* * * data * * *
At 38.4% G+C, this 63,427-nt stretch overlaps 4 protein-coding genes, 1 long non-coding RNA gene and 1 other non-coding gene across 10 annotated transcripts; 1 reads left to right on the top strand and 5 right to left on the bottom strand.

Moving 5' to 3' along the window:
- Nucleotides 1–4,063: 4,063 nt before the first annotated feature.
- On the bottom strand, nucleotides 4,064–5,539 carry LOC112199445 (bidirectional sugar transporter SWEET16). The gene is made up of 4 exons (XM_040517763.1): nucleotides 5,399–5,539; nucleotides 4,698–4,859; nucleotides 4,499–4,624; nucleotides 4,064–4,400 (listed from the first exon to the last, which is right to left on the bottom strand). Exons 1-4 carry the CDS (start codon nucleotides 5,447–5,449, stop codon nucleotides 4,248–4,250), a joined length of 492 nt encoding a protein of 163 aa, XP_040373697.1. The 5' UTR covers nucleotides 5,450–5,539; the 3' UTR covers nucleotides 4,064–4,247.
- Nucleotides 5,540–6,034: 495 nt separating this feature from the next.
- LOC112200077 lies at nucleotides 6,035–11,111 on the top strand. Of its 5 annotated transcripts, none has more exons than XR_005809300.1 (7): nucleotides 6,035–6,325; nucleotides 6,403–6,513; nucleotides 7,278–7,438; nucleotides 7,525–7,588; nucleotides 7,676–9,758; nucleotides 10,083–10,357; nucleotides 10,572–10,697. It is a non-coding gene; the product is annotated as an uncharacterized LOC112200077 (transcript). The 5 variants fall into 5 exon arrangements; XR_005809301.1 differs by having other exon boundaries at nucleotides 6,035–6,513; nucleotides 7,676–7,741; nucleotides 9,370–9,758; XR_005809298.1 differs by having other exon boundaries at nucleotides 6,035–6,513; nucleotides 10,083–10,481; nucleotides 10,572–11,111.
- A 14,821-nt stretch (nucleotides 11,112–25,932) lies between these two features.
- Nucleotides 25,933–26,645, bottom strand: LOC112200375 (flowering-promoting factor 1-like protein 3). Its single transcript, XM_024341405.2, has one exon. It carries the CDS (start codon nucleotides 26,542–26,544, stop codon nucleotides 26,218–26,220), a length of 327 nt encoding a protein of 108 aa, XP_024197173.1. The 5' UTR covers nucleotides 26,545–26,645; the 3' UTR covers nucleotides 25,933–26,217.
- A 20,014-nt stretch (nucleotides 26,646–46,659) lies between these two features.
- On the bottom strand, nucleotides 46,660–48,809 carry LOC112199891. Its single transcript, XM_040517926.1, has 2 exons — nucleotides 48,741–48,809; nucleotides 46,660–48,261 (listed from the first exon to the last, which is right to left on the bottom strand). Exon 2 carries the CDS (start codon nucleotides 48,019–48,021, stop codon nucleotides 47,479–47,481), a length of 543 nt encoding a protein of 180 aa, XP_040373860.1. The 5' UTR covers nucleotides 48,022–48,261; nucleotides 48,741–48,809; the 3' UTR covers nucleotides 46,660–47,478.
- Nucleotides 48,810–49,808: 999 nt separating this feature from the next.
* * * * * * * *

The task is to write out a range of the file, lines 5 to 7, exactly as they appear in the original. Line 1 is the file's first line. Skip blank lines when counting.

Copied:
- Nucleotides 5,540–6,034: 495 nt separating this feature from the next.
- LOC112200077 lies at nucleotides 6,035–11,111 on the top strand. Of its 5 annotated transcripts, none has more exons than XR_005809300.1 (7): nucleotides 6,035–6,325; nucleotides 6,403–6,513; nucleotides 7,278–7,438; nucleotides 7,525–7,588; nucleotides 7,676–9,758; nucleotides 10,083–10,357; nucleotides 10,572–10,697. It is a non-coding gene; the product is annotated as an uncharacterized LOC112200077 (transcript). The 5 variants fall into 5 exon arrangements; XR_005809301.1 differs by having other exon boundaries at nucleotides 6,035–6,513; nucleotides 7,676–7,741; nucleotides 9,370–9,758; XR_005809298.1 differs by having other exon boundaries at nucleotides 6,035–6,513; nucleotides 10,083–10,481; nucleotides 10,572–11,111.
- A 14,821-nt stretch (nucleotides 11,112–25,932) lies between these two features.